This is James Taylor with Theatre Talk.
John Patrick Shanley's Doubt is the most important American play of the decade. Doubt's status as one of the best written, contemporary American plays was immediately apparent when it opened at the small Manhattan Theatre Club back in November of 2004. Later that year, Doubt's significance was enhanced as the production transferred to Broadway earning great acclaim and the play itself was awarded the Pulitzer Prize.
When the National touring production of Doubt opened three weeks ago at the Ahmanson Theatre, the roadshow was seen largely as a valedictory lap. Then, two days after opening night, the Mark Foley scandal broke.
Simply, Doubt is the story of a man in an authority position (a priest who teaches in a Catholic school) who is perhaps too friendly with the boys in his charge. The main question of Doubt concerns whether the teacher actually did commit any unholy acts, but the play also speaks to a deeper skepticism: the Doubt that infects us when our institutions allow these acts go undetected—and worse, unpunished.
Not since Tony Kushner's Homebody Kabul opened only a few weeks after the invasion of Afghanistan in 2001, has a play hit the zeitgeist jackpot like Doubt. Mark Foley's inappropriate IM's don't make Shanley's play better. Doubt worked before Foleygate thanks to its taught, accessible scenario. At its crudest, Doubt is an effective whodunit. At the revival seen briefly last year at the Pasadena Playhouse (starring Linda Hunt) that's all it was; but in this production, actress Cherry Jones elevates the "did-he-didn't-he" story into something more. Jones plays Sister Aloysius, the nun who suspects the priest of acting inappropriately, and her performance makes it clear that what's in Doubt is much more than one teacher and one pupil.
After Foley, audiences here around the country will get to question the policies of expediency--but not just in the Catholic Church. Before Foley, many saw Doubt--which is safely set in the yesteryear of 1964--as simply showing the cracks in the church's policy of denial which led to the the sex-abuse scandals of the last decade. After Foley, it's clear that Shanley isn't just talking about Cardinal Law. The easy analogy is the House Republican's "don't-ask-don't-tell" policy about lawmakers their caucus, but a larger metaphor may be the reason Shanley's play has resonated so deeply with theatergoing Americans.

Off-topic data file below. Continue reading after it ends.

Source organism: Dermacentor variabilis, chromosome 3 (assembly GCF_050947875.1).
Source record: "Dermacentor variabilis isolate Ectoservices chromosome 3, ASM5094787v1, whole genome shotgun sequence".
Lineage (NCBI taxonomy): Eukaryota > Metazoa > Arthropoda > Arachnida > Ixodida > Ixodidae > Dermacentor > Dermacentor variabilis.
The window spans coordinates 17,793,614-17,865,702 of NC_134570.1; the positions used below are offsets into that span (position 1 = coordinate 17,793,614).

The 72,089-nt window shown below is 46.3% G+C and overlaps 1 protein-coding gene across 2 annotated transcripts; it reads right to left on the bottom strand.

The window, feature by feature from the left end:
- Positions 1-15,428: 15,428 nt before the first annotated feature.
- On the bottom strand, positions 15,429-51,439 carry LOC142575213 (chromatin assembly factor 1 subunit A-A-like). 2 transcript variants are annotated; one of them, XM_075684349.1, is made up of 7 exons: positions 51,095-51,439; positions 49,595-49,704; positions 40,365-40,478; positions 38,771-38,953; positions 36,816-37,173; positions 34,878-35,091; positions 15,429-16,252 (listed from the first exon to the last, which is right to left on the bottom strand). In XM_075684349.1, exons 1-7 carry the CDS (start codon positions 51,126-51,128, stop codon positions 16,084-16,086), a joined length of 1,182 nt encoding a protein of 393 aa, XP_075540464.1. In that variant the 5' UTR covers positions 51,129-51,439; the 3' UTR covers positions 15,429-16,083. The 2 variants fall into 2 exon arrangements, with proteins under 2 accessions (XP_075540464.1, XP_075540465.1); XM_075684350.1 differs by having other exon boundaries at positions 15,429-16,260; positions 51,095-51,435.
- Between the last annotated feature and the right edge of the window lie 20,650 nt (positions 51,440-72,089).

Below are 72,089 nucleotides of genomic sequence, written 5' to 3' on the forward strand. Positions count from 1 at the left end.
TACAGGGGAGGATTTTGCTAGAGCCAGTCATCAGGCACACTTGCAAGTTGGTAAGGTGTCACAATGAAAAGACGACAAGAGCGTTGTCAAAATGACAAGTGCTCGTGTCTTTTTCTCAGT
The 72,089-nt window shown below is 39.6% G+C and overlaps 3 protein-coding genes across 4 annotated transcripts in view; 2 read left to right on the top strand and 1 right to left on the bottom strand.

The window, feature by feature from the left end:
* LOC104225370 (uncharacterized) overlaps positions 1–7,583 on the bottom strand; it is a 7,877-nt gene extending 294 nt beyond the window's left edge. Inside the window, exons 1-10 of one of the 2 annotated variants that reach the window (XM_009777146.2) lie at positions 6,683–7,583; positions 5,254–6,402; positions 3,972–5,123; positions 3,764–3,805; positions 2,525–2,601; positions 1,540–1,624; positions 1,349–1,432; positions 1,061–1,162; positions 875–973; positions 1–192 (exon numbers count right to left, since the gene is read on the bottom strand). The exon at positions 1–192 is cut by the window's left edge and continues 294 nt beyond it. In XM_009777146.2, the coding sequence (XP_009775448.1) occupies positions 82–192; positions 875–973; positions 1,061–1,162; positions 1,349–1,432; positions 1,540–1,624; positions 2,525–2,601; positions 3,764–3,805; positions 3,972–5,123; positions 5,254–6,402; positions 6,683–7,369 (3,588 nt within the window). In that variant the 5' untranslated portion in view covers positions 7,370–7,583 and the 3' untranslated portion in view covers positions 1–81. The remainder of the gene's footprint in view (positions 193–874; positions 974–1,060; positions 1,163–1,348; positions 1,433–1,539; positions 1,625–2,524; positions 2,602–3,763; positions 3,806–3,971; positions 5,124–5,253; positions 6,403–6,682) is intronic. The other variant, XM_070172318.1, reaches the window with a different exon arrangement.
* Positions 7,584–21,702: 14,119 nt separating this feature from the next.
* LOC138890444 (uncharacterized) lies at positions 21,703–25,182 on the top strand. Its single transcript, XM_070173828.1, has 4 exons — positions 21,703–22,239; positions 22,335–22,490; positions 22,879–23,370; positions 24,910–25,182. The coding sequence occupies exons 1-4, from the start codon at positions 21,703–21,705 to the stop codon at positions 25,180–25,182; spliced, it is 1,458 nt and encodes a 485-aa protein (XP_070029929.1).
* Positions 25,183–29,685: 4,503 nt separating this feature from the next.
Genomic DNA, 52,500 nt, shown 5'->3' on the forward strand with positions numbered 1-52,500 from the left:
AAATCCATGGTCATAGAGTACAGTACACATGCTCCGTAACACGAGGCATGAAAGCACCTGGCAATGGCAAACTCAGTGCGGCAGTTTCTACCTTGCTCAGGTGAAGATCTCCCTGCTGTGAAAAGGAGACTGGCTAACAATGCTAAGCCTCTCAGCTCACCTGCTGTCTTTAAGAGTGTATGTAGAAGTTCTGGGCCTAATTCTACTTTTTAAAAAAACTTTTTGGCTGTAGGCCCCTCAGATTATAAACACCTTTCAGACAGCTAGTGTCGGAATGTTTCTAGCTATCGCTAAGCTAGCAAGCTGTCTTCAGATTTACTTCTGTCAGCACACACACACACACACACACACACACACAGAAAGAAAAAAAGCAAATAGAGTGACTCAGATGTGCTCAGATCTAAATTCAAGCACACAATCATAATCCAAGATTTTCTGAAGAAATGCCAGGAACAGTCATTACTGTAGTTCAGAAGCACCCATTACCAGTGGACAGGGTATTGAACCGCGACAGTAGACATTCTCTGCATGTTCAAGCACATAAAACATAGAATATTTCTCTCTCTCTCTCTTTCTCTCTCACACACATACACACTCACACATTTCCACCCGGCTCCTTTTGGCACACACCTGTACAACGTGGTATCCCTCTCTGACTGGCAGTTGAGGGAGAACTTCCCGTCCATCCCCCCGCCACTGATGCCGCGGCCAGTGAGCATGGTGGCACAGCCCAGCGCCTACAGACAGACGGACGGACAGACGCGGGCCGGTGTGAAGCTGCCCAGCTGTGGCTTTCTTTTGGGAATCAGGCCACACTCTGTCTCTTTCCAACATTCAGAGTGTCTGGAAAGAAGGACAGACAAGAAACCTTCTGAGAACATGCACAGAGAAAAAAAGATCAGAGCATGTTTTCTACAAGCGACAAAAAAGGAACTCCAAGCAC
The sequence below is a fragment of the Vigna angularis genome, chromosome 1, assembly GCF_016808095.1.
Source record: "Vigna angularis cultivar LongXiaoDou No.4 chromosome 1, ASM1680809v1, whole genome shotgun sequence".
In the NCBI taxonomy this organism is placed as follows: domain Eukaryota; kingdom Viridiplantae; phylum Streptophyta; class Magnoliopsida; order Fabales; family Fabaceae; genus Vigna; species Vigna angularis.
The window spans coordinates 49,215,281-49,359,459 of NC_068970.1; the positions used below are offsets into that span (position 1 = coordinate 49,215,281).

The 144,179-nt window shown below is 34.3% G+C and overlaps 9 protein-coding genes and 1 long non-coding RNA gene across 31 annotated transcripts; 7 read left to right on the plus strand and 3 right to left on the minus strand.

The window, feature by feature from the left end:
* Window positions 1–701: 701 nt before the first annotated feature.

It is unlikely that Doubt or the Foley scandal will inspire "Road to Damascus"-like epiphanies that end the demonizing of homosexuals to win elections; but both have combined to make a play's politically relevant in a way not seen since the days of Arthur Miller.
Just as Miller's The Crucible could not have been written before the 1950's, Doubt matters because it speaks directly to our times. Doubt speaks to people, not just because its gripping drama (and fictional drama at that--it's not ripped-from-the-headlines agit-prop like too many plays that yearn for topical relevance) but because it quietly shows how the current administration has adopted all the worst habits of the Catholic Church. Shanley's larger metaphor is that all great institutions can be crippled by a combination of strict uniformity and blind expediency. The reason audiences identify with Sister Aloysius is that like her, Americans want to believe (despite suspicions based on unsavory recent events) that the institution they are part of, despite its flaws, is essentially good—perhaps even blessed by God.
Before Foley, Doubt, and the events it depicts in a Bronx Catholic school 40 years ago, didn't force audiences to look at their own complicity in a system that may be so broken or corrupt that it not only allows immoral acts, but rewards them. As the Foley scandal spreads and Doubt tours the country, Sister Aloysius will hopefully convert Americans across the nation into regular theatergoers—and perhaps even spread the virtues of open debate and self-questioning.
Doubt runs at the Ahmanson Theatre through October 29.
This is James Taylor with Theatre Talk for KCRW.